I love to read.
As a kid, I used to bike to the library every other day. I’d check out my maximum of 3 books at a time, bike home, and dig right in.
Mystery novels. Horror stories. Historical biographies. Speculative and experimental fiction. I couldn’t get enough.
Powell’s, the local bookstore, held occasional book signings with popular autographs. I went to one a month, collecting mountains of autographed tomes and bolstering my love for the written word.
One day, in high school, I finally decided I wanted to be a writer. I mentioned it to my parents, my friends, my teachers. I started adding “publish a novel” to my bucket and new years’ resolutions lists.
Writing is Hard
I have no less than 5 unfinished novels in my Dropbox. They’re all fun stories, and if you ever want to hear what they’re about I’ll tell you.
But when it comes to storytelling, I can get a bit distracted. I can type quickly, but not nearly as fast as I think. As a result, I’ve usually burned through a particular story at least 10 times before I finish typing the first half – and my brain has moved on to something newer and more exciting.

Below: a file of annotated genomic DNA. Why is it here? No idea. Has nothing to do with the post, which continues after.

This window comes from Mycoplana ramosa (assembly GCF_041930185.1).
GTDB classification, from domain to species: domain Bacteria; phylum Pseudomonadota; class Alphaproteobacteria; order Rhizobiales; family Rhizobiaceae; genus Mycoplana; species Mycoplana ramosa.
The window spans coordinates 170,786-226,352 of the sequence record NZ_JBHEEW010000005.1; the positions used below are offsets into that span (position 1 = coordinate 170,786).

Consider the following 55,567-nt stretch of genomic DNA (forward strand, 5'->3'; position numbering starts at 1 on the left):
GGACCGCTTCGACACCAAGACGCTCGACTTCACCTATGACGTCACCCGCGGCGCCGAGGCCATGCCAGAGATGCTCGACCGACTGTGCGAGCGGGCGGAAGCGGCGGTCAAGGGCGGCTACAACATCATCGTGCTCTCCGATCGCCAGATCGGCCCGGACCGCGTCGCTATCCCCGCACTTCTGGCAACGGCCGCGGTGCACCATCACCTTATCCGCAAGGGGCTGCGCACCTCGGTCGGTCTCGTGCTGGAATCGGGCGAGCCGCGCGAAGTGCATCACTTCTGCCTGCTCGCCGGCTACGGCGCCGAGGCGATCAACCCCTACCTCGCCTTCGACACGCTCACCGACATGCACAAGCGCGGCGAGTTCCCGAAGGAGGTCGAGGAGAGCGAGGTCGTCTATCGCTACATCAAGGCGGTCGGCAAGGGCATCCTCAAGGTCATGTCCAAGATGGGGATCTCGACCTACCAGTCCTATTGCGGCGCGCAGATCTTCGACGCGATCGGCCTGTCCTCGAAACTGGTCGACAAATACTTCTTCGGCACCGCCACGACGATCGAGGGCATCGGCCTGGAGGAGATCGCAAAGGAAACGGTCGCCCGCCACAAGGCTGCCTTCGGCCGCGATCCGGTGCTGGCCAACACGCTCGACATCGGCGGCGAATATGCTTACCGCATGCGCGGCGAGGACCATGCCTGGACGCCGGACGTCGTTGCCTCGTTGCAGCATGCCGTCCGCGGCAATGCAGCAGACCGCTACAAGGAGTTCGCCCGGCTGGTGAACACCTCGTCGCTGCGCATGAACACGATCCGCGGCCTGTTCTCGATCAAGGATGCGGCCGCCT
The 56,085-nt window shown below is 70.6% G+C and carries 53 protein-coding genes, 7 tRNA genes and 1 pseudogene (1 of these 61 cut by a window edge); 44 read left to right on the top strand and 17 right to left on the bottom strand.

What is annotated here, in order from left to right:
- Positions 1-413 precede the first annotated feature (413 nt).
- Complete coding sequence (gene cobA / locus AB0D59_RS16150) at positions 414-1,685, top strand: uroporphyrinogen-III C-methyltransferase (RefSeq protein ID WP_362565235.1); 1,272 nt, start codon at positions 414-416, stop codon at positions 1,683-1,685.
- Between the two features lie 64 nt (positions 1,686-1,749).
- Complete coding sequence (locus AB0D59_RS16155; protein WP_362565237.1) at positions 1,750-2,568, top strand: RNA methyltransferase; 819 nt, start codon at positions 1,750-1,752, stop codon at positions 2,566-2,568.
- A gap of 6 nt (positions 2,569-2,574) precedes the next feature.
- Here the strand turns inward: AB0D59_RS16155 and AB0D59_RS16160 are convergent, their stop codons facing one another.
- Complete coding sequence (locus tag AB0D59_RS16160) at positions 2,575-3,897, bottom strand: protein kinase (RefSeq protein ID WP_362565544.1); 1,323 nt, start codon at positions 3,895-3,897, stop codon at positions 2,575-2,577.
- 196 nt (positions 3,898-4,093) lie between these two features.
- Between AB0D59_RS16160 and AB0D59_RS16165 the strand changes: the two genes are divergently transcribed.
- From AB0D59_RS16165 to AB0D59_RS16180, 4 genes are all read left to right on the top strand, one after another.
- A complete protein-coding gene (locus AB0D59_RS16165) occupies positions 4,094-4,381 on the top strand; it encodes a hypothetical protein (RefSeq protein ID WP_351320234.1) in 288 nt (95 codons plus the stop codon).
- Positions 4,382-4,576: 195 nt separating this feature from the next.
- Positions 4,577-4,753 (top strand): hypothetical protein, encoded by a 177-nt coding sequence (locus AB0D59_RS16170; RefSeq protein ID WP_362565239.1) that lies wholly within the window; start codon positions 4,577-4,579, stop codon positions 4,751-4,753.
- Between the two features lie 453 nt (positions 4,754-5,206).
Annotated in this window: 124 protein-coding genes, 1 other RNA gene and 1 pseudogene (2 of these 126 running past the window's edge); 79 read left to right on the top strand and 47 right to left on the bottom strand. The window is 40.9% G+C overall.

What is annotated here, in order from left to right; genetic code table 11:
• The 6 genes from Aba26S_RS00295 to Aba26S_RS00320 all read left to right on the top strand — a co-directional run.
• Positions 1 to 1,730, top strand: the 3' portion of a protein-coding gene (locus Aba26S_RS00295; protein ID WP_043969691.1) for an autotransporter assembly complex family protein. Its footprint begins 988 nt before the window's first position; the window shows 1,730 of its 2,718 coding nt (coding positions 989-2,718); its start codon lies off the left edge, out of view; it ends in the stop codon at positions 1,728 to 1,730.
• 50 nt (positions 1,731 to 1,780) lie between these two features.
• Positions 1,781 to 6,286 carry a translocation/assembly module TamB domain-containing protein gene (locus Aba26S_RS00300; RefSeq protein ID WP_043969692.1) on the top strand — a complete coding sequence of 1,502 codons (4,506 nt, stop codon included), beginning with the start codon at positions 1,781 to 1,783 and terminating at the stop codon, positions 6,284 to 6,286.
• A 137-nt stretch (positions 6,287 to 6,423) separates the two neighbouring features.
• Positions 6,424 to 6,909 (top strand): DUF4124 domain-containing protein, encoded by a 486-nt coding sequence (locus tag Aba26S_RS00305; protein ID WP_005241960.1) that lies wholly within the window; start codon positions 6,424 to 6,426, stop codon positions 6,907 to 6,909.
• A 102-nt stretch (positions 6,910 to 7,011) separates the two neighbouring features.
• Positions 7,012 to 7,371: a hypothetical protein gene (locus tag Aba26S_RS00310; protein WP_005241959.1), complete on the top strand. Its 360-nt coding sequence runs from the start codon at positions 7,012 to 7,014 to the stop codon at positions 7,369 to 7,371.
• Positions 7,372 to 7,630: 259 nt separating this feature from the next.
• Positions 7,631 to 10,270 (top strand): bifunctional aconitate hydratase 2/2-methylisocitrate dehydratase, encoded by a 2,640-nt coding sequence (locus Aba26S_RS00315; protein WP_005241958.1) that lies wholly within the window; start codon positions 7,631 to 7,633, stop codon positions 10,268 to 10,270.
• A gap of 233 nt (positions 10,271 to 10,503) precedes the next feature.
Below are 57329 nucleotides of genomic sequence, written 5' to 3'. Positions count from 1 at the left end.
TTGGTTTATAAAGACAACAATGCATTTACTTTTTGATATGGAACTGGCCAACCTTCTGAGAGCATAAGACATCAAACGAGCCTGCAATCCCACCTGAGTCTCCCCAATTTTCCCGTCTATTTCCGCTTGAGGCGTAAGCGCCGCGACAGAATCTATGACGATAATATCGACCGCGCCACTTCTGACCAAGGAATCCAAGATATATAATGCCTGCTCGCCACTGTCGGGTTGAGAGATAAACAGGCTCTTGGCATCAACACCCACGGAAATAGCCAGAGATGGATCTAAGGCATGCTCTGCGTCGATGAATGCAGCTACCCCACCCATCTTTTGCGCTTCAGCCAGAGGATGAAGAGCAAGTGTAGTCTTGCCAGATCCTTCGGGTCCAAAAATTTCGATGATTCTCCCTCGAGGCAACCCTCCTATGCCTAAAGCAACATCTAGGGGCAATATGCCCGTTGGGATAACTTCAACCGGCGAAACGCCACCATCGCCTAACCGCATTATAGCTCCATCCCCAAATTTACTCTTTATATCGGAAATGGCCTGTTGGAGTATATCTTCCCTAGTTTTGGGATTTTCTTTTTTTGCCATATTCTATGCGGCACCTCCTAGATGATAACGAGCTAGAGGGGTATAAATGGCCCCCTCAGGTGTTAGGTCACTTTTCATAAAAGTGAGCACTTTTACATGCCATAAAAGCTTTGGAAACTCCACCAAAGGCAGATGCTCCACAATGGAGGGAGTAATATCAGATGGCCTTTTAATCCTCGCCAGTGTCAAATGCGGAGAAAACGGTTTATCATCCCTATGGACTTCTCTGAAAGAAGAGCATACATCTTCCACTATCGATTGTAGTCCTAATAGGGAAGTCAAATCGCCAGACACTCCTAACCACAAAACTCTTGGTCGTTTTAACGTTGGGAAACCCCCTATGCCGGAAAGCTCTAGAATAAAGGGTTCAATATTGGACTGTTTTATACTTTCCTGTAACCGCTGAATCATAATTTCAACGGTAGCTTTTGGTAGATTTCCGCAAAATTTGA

In college, I met an amazing writer in my freshman dorm. She was incredibly talented and wrote hundreds of pages of fan fiction in the universe of a series we both enjoyed. Like me, she wanted to be a writer – unlike me, she was actually writing.
When she suggested I try NaNoWriMo one year to get started, I signed right up – and wrote 200 words total during the month of November.
A few years later, I started a publishing company to make good on a promise I’d made to publish her first book. I’ve now published four books by three separate authors.
I have yet to finish one of my own.
I got involved in WordPress originally because of its promise to “democratize publishing.” Honestly, I’m still not quite sure what the rest of the community means by that – or if we’re living up to that ideal – but it still appeals to me.
I work on software that lets anyone publish their work online, quickly, without needing to learn how to hack code, set up a server, or seek out a medium through which to publish. I use the software daily so I can understand the pains people go through using it.
This also means I’m producing a lot of written content.
Once upon a time I wanted to be a writer. I wanted to be a writer because I loved books and, eventually, began to run out of the kind of things I wanted to read.
I wanted to become a writer so I could produce content for people like me. So I could write things I would enjoy. So I could, one day, meet someone who’d read and enjoyed my work and be able to have a conversation about how they felt about it.
I became a writer so I could join the conversation. How about you?